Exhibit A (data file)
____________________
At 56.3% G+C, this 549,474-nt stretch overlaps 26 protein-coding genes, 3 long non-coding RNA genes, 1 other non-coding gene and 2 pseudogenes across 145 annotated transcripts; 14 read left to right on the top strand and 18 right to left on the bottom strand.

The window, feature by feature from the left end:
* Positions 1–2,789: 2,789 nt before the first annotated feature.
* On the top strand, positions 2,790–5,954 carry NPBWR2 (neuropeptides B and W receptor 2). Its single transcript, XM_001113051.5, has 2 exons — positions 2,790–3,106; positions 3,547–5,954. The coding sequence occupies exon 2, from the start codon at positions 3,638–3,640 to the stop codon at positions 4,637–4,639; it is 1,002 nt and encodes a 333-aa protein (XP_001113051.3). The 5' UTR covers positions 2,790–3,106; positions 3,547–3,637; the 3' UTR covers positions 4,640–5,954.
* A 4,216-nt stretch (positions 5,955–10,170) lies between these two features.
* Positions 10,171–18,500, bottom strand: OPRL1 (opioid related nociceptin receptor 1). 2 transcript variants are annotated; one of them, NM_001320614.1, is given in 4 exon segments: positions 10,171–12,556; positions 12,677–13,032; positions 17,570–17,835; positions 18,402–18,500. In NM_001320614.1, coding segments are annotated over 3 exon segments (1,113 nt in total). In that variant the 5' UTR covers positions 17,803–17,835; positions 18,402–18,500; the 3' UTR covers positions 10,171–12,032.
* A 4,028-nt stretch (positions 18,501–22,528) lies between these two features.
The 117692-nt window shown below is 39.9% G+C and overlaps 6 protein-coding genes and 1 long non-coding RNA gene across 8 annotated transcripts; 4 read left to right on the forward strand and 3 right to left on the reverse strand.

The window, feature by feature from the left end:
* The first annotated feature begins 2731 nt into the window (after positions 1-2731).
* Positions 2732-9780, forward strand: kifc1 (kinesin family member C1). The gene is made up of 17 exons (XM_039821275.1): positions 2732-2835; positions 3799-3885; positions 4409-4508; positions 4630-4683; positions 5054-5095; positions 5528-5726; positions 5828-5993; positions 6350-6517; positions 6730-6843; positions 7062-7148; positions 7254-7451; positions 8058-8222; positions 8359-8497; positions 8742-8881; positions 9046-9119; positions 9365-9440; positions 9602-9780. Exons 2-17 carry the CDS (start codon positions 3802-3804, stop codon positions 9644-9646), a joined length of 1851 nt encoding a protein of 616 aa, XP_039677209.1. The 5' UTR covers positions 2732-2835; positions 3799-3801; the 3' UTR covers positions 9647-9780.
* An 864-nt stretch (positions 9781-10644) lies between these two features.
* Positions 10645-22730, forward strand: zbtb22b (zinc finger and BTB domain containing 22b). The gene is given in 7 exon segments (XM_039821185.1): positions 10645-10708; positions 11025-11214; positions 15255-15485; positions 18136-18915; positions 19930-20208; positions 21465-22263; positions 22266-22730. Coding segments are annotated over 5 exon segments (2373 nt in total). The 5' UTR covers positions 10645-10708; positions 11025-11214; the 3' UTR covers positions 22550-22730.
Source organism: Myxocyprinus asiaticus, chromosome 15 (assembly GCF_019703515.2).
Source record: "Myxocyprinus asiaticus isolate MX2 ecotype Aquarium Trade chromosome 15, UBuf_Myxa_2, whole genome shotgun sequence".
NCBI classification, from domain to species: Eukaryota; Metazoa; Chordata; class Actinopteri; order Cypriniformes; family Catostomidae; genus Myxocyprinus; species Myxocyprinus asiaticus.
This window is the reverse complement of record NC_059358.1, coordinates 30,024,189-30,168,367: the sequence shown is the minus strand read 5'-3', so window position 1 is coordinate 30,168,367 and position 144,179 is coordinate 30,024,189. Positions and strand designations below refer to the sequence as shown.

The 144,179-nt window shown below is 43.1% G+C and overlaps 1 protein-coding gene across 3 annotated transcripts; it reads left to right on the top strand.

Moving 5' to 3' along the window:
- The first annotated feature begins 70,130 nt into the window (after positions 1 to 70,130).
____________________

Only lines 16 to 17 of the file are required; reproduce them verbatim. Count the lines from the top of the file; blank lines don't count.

NCBI classification, from domain to species: Eukaryota; Metazoa; Chordata; class Actinopteri; order Cypriniformes; family Catostomidae; genus Myxocyprinus; species Myxocyprinus asiaticus.
This window is the reverse complement of record NC_059358.1, coordinates 30,024,189-30,168,367: the sequence shown is the minus strand read 5'-3', so window position 1 is coordinate 30,168,367 and position 144,179 is coordinate 30,024,189. Positions and strand designations below refer to the sequence as shown.